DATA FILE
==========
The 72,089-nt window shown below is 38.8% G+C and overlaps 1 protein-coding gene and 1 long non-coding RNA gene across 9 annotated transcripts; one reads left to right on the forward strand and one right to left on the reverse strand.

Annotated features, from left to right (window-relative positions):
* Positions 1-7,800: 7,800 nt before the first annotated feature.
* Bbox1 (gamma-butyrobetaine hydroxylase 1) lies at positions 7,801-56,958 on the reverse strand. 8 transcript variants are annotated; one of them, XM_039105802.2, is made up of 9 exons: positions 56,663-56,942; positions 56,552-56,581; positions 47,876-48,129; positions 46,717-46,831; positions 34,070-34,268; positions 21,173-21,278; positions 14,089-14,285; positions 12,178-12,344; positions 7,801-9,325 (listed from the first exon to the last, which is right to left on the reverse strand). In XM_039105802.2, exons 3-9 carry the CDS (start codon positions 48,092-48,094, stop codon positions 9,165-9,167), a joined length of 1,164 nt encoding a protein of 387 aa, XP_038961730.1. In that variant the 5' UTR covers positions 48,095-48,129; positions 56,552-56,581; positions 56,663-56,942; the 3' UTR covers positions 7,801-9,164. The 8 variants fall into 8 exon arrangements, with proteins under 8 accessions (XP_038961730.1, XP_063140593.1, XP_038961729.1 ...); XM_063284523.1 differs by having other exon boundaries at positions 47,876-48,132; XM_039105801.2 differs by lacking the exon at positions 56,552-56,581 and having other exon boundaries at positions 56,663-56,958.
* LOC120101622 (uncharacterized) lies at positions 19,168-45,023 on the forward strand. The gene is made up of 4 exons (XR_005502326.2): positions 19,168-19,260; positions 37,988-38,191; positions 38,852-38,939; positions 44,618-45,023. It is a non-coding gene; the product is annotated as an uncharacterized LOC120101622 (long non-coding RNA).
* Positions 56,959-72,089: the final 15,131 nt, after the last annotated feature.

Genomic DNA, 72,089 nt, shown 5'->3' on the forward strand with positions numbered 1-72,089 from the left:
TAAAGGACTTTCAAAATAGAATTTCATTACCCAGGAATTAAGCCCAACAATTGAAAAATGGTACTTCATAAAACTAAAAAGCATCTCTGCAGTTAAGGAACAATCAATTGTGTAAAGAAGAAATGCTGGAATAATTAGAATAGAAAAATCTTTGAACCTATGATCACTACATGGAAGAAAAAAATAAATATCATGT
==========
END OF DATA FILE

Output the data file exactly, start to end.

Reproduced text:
The 72,089-nt window shown below is 38.8% G+C and overlaps 1 protein-coding gene and 1 long non-coding RNA gene across 9 annotated transcripts; one reads left to right on the forward strand and one right to left on the reverse strand.

Annotated features, from left to right (window-relative positions):
* Positions 1-7,800: 7,800 nt before the first annotated feature.
* Bbox1 (gamma-butyrobetaine hydroxylase 1) lies at positions 7,801-56,958 on the reverse strand. 8 transcript variants are annotated; one of them, XM_039105802.2, is made up of 9 exons: positions 56,663-56,942; positions 56,552-56,581; positions 47,876-48,129; positions 46,717-46,831; positions 34,070-34,268; positions 21,173-21,278; positions 14,089-14,285; positions 12,178-12,344; positions 7,801-9,325 (listed from the first exon to the last, which is right to left on the reverse strand). In XM_039105802.2, exons 3-9 carry the CDS (start codon positions 48,092-48,094, stop codon positions 9,165-9,167), a joined length of 1,164 nt encoding a protein of 387 aa, XP_038961730.1. In that variant the 5' UTR covers positions 48,095-48,129; positions 56,552-56,581; positions 56,663-56,942; the 3' UTR covers positions 7,801-9,164. The 8 variants fall into 8 exon arrangements, with proteins under 8 accessions (XP_038961730.1, XP_063140593.1, XP_038961729.1 ...); XM_063284523.1 differs by having other exon boundaries at positions 47,876-48,132; XM_039105801.2 differs by lacking the exon at positions 56,552-56,581 and having other exon boundaries at positions 56,663-56,958.
* LOC120101622 (uncharacterized) lies at positions 19,168-45,023 on the forward strand. The gene is made up of 4 exons (XR_005502326.2): positions 19,168-19,260; positions 37,988-38,191; positions 38,852-38,939; positions 44,618-45,023. It is a non-coding gene; the product is annotated as an uncharacterized LOC120101622 (long non-coding RNA).
* Positions 56,959-72,089: the final 15,131 nt, after the last annotated feature.

Genomic DNA, 72,089 nt, shown 5'->3' on the forward strand with positions numbered 1-72,089 from the left:
TAAAGGACTTTCAAAATAGAATTTCATTACCCAGGAATTAAGCCCAACAATTGAAAAATGGTACTTCATAAAACTAAAAAGCATCTCTGCAGTTAAGGAACAATCAATTGTGTAAAGAAGAAATGCTGGAATAATTAGAATAGAAAAATCTTTGAACCTATGATCACTACATGGAAGAAAAAAATAAATATCATGT